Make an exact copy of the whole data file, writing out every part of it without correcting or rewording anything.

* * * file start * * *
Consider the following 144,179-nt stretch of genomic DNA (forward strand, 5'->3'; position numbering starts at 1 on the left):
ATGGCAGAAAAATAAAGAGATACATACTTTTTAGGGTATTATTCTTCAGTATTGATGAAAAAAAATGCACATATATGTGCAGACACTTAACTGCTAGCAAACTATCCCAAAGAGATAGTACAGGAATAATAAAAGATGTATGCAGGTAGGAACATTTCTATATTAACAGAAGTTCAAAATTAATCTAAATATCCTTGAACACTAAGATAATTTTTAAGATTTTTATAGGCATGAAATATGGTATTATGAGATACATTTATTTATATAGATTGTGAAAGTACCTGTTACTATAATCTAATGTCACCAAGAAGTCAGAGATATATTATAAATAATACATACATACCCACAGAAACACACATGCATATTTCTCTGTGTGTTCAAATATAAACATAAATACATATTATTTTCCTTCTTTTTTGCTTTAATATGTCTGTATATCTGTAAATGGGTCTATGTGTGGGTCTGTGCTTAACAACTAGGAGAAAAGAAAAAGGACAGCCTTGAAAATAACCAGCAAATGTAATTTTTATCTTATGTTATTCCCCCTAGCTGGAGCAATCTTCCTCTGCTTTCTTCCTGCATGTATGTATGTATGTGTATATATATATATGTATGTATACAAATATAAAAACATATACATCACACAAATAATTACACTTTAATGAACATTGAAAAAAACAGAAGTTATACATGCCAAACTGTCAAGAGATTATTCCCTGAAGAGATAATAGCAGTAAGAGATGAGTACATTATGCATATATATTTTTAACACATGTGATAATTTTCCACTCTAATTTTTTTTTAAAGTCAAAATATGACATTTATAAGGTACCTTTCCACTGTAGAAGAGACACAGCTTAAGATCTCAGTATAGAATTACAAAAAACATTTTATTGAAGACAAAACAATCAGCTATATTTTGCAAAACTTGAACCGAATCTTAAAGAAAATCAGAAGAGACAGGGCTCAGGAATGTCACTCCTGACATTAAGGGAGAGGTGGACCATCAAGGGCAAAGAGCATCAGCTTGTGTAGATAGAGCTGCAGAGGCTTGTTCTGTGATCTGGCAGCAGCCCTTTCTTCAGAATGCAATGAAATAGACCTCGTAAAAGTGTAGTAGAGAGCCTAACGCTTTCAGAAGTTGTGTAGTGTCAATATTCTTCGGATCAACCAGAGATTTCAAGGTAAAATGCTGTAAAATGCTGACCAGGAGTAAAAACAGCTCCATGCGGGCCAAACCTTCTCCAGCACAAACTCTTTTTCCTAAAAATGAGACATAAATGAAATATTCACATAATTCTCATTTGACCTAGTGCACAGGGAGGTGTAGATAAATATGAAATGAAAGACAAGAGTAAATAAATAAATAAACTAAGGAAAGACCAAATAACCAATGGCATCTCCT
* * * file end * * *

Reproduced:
Consider the following 144,179-nt stretch of genomic DNA (forward strand, 5'->3'; position numbering starts at 1 on the left):
ATGGCAGAAAAATAAAGAGATACATACTTTTTAGGGTATTATTCTTCAGTATTGATGAAAAAAAATGCACATATATGTGCAGACACTTAACTGCTAGCAAACTATCCCAAAGAGATAGTACAGGAATAATAAAAGATGTATGCAGGTAGGAACATTTCTATATTAACAGAAGTTCAAAATTAATCTAAATATCCTTGAACACTAAGATAATTTTTAAGATTTTTATAGGCATGAAATATGGTATTATGAGATACATTTATTTATATAGATTGTGAAAGTACCTGTTACTATAATCTAATGTCACCAAGAAGTCAGAGATATATTATAAATAATACATACATACCCACAGAAACACACATGCATATTTCTCTGTGTGTTCAAATATAAACATAAATACATATTATTTTCCTTCTTTTTTGCTTTAATATGTCTGTATATCTGTAAATGGGTCTATGTGTGGGTCTGTGCTTAACAACTAGGAGAAAAGAAAAAGGACAGCCTTGAAAATAACCAGCAAATGTAATTTTTATCTTATGTTATTCCCCCTAGCTGGAGCAATCTTCCTCTGCTTTCTTCCTGCATGTATGTATGTATGTGTATATATATATATGTATGTATACAAATATAAAAACATATACATCACACAAATAATTACACTTTAATGAACATTGAAAAAAACAGAAGTTATACATGCCAAACTGTCAAGAGATTATTCCCTGAAGAGATAATAGCAGTAAGAGATGAGTACATTATGCATATATATTTTTAACACATGTGATAATTTTCCACTCTAATTTTTTTTTAAAGTCAAAATATGACATTTATAAGGTACCTTTCCACTGTAGAAGAGACACAGCTTAAGATCTCAGTATAGAATTACAAAAAACATTTTATTGAAGACAAAACAATCAGCTATATTTTGCAAAACTTGAACCGAATCTTAAAGAAAATCAGAAGAGACAGGGCTCAGGAATGTCACTCCTGACATTAAGGGAGAGGTGGACCATCAAGGGCAAAGAGCATCAGCTTGTGTAGATAGAGCTGCAGAGGCTTGTTCTGTGATCTGGCAGCAGCCCTTTCTTCAGAATGCAATGAAATAGACCTCGTAAAAGTGTAGTAGAGAGCCTAACGCTTTCAGAAGTTGTGTAGTGTCAATATTCTTCGGATCAACCAGAGATTTCAAGGTAAAATGCTGTAAAATGCTGACCAGGAGTAAAAACAGCTCCATGCGGGCCAAACCTTCTCCAGCACAAACTCTTTTTCCTAAAAATGAGACATAAATGAAATATTCACATAATTCTCATTTGACCTAGTGCACAGGGAGGTGTAGATAAATATGAAATGAAAGACAAGAGTAAATAAATAAATAAACTAAGGAAAGACCAAATAACCAATGGCATCTCCT